Last Update: February 23, 2015
R.I. Senate Judiciary Committee considers regulating marijuana like alcohol
In the early morning hours on Saturday, June 21, the Rhode Island Legislature adjourned the 2014 session. Unfortunately, it did so without taking a vote on legislation that would have legalized, regulated, and taxed marijuana similarly to alcohol. However, MPP and our allies at Regulate Rhode Island are committed to ending the failed policy of marijuana prohibition in the Ocean State. If you are a resident of the Ocean State, please email your state representative and senator today and ask them to support this sensible proposal next year.
The Marijuana Regulation, Control, and Taxation Act proposed changing Rhode Island’s law in a manner similar to what voters enacted in both Colorado and Washington. The proposal would have allowed individuals 21 and older to possess and cultivate limited amounts of cannabis. It would also have directed the Department of Revenue to license and regulate marijuana producers and 10 retail marijuana stores. This sensible approach to marijuana is already creating hundreds of jobs and generating millions of dollars of new revenue for Colorado. A report issued by OpenDoors estimates that the proposed Rhode Island model would generate between $21.5 and $82 million a year in much needed new tax revenue.
Many thanks to everyone who helped build support and make the case for this including, but not limited to, Dr. David Lewis, Beth Comery from LEAP, the RI ACLU, Jim Vincent from the NAACP, Prof. Andy Horwitz from Roger Williams University School of Law, Rebecca McGoldrick from Protect Families First, and our friends at Regulate Rhode Island.
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Changes made to Rhode Island’s medical marijuana program
The 2014 legislative session did bring some changes to Rhode Island’s marijuana laws. The legislature passed, and Gov. Lincoln Chafee signed, a bill that places restrictions on medical marijuana patients and caregivers who wish to cultivate their medical marijuana together. The bill, introduced by Lisa Tomasso (D) at the behest of the attorney general, explicitly allows medical marijuana patients and caregivers to cooperatively cultivate, but, among other things, places restrictions on how large these cooperative gardens can be. The law also makes changes to the application and approval process for medical marijuana caregivers. For more information on these changes, please see our summary of the legislation.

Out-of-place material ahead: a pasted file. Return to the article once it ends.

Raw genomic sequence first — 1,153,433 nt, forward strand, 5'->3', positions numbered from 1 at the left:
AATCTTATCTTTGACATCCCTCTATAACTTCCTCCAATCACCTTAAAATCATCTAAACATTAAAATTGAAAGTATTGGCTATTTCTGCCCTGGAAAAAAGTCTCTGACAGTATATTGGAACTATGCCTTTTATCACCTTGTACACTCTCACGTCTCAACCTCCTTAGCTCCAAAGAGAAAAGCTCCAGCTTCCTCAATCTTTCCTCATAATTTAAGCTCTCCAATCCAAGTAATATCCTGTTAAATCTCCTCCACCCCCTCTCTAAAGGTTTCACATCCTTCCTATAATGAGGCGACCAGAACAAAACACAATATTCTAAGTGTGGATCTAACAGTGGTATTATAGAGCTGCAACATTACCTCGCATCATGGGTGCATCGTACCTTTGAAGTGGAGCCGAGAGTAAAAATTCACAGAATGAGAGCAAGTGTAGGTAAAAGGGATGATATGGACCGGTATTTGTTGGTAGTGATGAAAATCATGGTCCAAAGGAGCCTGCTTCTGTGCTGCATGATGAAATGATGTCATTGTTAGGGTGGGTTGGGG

2012 proves to be big year for marijuana policy reform in Providence
In 2012, MPP — along with our local allies — helped usher through much needed marijuana policy reform in Rhode Island. The legislature and Gov. Lincoln Chafee removed the threat of jail time for simple possession of marijuana and revised the state’s medical cannabis law to ensure full implementation of the medical marijuana dispensary program.
In June 2012, Gov. Chafee signed legislation to replace the criminal penalties for adults’ possession of up to an ounce of marijuana with a civil violation of $150 for most violations! S2253/H7092 was sponsored by Sen. Josh Miller and Rep. John Edwards and went into effect on April 1, 2013. In May 2012, a full year after halting implementation of the compassion center program citing fears of federal interference, Rhode Island Gov. Chafee signed legislation that was written to alleviate his concerns so that the compassion centers could finally move forward.
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